The clue is in the title. Codeword meets double acrostic in a dastardly puzzle for dedicated codeword fans only. The puzzle consists of two main grids. The first is a codeword containing every letter of the alphabet at least once, coded with a number from 1 to 26. But there's more… the two outer columns of this first grid contain the name of an author and the title of one of their works. The letters in these columns are coded with new numbers from 27 onwards.

A second grid contains a quotation from the work featured in the first grid. In this quotation grid, the letters are coded with the numbers from 27 onwards. Not all letters of the alphabet will necessarily appear in this second set that codes the author, title and quotation.

For each code, solvers are given a reference grid to note decoded letters and an alphabet to cross off letters as they identify them.

Each part of the puzzle helps with the solving of the rest. Initially solvers concentrate on the main codeword part of the first grid. Intersecting letters on the Across words of this grid begin to suggest names and words for the author and title in the two outer columns, revealing part of the second code. These letters can then be transferred to the quotation grid, which in turn will give more clues to unidentified letters in the names of the author and work. The puzzle is completed by moving between one grid and the other.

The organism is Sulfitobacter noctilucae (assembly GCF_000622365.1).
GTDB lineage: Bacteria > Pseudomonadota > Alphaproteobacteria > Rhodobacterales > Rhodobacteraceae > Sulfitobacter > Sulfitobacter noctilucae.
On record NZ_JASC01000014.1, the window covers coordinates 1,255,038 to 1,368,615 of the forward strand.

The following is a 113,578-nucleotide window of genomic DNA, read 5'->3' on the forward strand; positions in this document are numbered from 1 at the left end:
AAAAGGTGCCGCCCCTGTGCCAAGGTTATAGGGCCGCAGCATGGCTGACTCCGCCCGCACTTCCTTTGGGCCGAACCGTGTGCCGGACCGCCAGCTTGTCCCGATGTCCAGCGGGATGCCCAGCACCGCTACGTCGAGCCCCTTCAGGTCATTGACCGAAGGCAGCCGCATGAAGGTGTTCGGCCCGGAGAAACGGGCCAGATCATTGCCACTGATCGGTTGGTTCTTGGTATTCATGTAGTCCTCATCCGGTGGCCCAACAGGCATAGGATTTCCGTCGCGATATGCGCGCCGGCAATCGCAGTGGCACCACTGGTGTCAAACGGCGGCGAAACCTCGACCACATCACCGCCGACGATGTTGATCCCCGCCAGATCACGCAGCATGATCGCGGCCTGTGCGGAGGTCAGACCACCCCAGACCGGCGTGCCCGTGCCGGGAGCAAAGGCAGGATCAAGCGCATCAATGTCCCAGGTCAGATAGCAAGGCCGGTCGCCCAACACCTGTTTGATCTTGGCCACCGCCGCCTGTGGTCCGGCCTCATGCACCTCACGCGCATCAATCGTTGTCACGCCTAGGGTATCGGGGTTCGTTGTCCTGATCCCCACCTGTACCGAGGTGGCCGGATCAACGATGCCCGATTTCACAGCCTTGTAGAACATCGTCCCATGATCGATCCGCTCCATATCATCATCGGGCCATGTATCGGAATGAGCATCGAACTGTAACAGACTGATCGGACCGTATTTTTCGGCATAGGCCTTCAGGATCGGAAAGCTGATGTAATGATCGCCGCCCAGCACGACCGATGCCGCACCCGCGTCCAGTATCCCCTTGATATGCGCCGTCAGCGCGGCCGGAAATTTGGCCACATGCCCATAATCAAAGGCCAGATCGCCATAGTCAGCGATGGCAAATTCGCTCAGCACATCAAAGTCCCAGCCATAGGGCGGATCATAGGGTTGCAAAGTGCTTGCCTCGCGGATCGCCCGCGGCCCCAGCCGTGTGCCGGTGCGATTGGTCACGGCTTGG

It's fiendishly clever on the part of the setter and undoubtedly a favourite of the code-cracking cognoscenti. Just don't expect to rattle it off in your coffee break.


The upper diagram contains all 26 letters of the alphabet. As you identify each letter, enter it in one of the small grids (grid A for letters 1-26; grid B for letters 27 onwards). When complete, the title of a book and the name of its author (for example) will be found in the shaded outer columns. The lower diagram contains an excerpt from the book (for example) using letters from grid B. Three starter letters are given. to find more letters in grid B you may need to cross-refer as you complete the quotation grid, and grid B may not use all possible letters.

Related Puzzles